“Crippling” onslaught on SA Navy human resource component


SA Navy (SAN) Chief Vice Admiral Mosiwa Hlongwane presided over two medal parades in November, telling personnel in the maritime service he was “thankful” they are still in uniform.

Addressing a medal parade at fleet headquarters in Simon’s Town, Hlongwane said those on parade and guests attending “would not believe the amount of specialised skill the Navy is losing on a daily basis”.

He told the parade on the Martello sportsground: “Alternative local and international poachers are exploiting our vulnerabilities and crippling us as an organisation, offering sumptuous payments to our well trained specialists”.

Expanding on skills losses in the SAN, South Africa’s senior sailor pointed out offers made by the private sector were “attractive” but not to the extent they unduly influenced maritime servicemen and women.

“They joined the SA National Defence Force (SANDF) out of a sense of duty and will give their all in defence of South Africa,” he said, indicating financial reward wasn’t everything.

This was background for SAN personnel honoured with long service medals who CNavy said had the right to wear them with pride.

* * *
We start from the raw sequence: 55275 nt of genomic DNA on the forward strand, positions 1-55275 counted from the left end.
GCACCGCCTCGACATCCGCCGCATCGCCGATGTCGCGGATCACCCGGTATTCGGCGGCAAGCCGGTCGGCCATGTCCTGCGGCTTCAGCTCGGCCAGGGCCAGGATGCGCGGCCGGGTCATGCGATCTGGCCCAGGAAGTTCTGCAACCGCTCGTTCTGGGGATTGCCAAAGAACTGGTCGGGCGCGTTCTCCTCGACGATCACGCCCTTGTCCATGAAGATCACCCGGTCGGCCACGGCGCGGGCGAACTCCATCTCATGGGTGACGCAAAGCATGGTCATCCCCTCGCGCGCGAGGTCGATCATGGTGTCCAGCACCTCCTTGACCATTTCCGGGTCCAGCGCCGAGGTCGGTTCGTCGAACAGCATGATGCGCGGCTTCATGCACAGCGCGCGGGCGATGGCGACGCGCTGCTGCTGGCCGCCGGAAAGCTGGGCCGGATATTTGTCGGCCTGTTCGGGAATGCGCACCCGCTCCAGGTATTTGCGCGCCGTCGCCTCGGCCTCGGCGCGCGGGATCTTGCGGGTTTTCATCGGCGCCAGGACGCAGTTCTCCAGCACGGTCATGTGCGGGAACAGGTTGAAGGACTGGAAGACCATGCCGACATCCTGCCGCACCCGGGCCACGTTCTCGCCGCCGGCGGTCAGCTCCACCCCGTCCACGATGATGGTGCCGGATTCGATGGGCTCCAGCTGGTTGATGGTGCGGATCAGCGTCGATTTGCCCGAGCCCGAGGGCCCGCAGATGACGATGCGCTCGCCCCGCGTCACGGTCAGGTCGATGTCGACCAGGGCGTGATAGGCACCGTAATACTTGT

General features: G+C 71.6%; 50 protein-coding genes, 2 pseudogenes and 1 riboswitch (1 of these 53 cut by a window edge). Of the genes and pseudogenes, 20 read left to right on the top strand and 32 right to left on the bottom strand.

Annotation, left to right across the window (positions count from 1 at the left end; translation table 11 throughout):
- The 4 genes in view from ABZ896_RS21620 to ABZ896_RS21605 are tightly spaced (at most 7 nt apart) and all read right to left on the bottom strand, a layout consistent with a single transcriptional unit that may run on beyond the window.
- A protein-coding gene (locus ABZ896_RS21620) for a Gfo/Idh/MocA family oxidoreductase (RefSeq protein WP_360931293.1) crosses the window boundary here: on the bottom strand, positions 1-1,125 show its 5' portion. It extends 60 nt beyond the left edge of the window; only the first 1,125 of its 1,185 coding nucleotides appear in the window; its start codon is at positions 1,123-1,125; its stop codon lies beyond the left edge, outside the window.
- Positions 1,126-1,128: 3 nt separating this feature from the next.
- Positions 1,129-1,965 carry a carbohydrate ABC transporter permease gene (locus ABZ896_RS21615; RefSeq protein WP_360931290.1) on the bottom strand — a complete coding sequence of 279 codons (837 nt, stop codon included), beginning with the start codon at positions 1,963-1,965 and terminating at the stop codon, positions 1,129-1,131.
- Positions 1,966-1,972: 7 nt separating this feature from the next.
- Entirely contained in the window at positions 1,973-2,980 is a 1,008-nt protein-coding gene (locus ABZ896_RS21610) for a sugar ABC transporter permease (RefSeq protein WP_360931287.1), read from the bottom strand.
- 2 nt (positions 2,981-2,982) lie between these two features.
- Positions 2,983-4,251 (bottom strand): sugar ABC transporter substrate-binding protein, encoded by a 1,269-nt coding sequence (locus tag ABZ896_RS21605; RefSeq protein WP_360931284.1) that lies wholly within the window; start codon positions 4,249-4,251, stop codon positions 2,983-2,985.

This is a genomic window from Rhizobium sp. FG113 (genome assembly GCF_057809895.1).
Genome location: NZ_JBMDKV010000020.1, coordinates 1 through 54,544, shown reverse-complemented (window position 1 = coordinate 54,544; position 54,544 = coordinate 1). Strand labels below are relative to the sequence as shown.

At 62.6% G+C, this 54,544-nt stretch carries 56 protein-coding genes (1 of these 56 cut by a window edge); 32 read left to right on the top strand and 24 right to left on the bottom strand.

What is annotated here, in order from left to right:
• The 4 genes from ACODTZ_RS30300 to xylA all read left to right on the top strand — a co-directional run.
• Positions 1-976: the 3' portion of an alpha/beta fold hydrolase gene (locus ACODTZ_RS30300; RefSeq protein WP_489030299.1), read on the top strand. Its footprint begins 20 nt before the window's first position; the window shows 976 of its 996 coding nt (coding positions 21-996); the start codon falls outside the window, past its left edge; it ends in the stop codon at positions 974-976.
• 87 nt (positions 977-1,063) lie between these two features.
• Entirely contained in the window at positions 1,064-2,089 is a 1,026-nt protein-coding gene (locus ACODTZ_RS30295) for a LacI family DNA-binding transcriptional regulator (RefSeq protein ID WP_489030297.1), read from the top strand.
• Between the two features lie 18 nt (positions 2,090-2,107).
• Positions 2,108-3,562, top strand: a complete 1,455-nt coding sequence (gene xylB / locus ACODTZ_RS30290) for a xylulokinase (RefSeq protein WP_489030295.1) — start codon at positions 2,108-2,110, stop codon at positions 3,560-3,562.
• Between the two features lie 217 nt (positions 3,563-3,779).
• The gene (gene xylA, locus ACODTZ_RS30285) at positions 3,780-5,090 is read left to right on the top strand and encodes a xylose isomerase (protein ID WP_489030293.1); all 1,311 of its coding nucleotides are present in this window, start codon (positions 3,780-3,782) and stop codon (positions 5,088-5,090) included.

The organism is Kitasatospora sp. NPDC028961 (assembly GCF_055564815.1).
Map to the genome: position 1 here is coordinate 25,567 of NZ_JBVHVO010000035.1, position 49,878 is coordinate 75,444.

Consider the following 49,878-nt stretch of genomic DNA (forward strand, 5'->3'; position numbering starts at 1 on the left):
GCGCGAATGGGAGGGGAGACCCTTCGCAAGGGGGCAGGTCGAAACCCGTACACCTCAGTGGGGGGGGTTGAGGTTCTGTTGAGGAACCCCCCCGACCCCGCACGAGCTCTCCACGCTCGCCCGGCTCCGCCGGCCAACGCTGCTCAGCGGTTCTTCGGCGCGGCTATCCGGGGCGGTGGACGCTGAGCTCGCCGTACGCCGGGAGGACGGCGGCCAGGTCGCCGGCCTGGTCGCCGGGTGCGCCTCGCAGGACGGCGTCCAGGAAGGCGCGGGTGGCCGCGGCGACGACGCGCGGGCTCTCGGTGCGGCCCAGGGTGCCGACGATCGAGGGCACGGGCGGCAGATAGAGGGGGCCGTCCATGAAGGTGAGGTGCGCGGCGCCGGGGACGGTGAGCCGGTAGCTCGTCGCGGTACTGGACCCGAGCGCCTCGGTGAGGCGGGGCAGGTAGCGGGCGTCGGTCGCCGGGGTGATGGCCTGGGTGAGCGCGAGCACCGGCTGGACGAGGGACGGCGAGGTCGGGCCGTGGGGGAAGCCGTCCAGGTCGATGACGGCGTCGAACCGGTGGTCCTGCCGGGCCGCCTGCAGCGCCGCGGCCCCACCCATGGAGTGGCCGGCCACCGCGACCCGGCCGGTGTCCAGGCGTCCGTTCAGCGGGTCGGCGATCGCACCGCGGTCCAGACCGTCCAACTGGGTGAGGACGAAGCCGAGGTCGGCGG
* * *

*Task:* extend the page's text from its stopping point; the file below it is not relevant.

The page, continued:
“You worked hard. In this context, I specifically refer to a pride that will often remind you that you are wearing attributes of good governance such as accountability, responsiveness, the rule of law and Ubuntu.

“Achieving 20 years in the SAN is more expensive, expensive in the sense it demands your behaviour to always portray maturity, a high level of discipline and more importantly, exemplarity to sub-ordinates. You are also required and expected to be a symbol of hope to our people and the country.

“Wherever you are, you must serve with the consciousness that you carry their blessings, their spiritual support and best wishes; because their safety is entrusted to your care.”

Hlongwane’s second medal parade saw personnel at the SAN office and other Pretoria-based naval units honoured at Air Force Base (AFB) Swartkop, in the absence of a SAN parade ground in South Africa’s military capital.

He told the Swartkop parade “conferring” medals is equivalent to receipt of a National Order “demanding a high level of commitment in terms of fulfilling your mandate as SAN members”.

“Many organisations, including the SAN, may have policies, strategies and mandates that could pass cost/benefit analyses with flying colours, but if those responsible for carrying them out are unwilling, devoid of commitment and unable to implement, little will happen for those organisations.

“It is this incumbent on us to pool, synchronise and orchestrate resources with the intention of creating a context permitting the prevalence of these attributes in our daily doings at work.”

CNavy, while appreciative of “concrete resources” including human, material, technological and logistic, pointed to capacity building also needing intangible elements. He named these as leadership, motivation, willingness, commitment, courage, resilience and Ubuntu.